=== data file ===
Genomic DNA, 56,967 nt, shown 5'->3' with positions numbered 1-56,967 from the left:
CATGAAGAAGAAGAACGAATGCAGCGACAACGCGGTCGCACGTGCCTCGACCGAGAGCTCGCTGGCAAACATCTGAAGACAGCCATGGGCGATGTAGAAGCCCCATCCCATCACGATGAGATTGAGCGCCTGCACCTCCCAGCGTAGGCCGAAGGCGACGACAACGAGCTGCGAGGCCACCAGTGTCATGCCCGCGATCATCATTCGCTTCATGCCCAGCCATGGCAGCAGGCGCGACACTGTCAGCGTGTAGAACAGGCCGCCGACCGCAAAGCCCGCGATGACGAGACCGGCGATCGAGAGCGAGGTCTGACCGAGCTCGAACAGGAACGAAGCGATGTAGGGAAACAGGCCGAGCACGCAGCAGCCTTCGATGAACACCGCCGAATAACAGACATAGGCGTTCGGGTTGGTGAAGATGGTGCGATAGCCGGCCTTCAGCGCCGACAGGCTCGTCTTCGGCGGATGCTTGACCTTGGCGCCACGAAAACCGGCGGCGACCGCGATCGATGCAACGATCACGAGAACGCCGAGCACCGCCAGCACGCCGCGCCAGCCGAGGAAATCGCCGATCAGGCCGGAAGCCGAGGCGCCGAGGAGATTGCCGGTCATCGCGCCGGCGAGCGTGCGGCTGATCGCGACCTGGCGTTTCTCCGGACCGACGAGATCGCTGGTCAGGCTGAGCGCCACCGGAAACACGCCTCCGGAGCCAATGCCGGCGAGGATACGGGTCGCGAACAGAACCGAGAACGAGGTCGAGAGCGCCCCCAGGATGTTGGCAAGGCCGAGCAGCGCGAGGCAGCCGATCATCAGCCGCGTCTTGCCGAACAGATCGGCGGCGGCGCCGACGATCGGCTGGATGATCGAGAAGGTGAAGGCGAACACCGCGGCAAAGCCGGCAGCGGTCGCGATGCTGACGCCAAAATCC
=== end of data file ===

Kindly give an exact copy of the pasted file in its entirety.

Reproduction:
Genomic DNA, 56,967 nt, shown 5'->3' with positions numbered 1-56,967 from the left:
CATGAAGAAGAAGAACGAATGCAGCGACAACGCGGTCGCACGTGCCTCGACCGAGAGCTCGCTGGCAAACATCTGAAGACAGCCATGGGCGATGTAGAAGCCCCATCCCATCACGATGAGATTGAGCGCCTGCACCTCCCAGCGTAGGCCGAAGGCGACGACAACGAGCTGCGAGGCCACCAGTGTCATGCCCGCGATCATCATTCGCTTCATGCCCAGCCATGGCAGCAGGCGCGACACTGTCAGCGTGTAGAACAGGCCGCCGACCGCAAAGCCCGCGATGACGAGACCGGCGATCGAGAGCGAGGTCTGACCGAGCTCGAACAGGAACGAAGCGATGTAGGGAAACAGGCCGAGCACGCAGCAGCCTTCGATGAACACCGCCGAATAACAGACATAGGCGTTCGGGTTGGTGAAGATGGTGCGATAGCCGGCCTTCAGCGCCGACAGGCTCGTCTTCGGCGGATGCTTGACCTTGGCGCCACGAAAACCGGCGGCGACCGCGATCGATGCAACGATCACGAGAACGCCGAGCACCGCCAGCACGCCGCGCCAGCCGAGGAAATCGCCGATCAGGCCGGAAGCCGAGGCGCCGAGGAGATTGCCGGTCATCGCGCCGGCGAGCGTGCGGCTGATCGCGACCTGGCGTTTCTCCGGACCGACGAGATCGCTGGTCAGGCTGAGCGCCACCGGAAACACGCCTCCGGAGCCAATGCCGGCGAGGATACGGGTCGCGAACAGAACCGAGAACGAGGTCGAGAGCGCCCCCAGGATGTTGGCAAGGCCGAGCAGCGCGAGGCAGCCGATCATCAGCCGCGTCTTGCCGAACAGATCGGCGGCGGCGCCGACGATCGGCTGGATGATCGAGAAGGTGAAGGCGAACACCGCGGCAAAGCCGGCAGCGGTCGCGATGCTGACGCCAAAATCC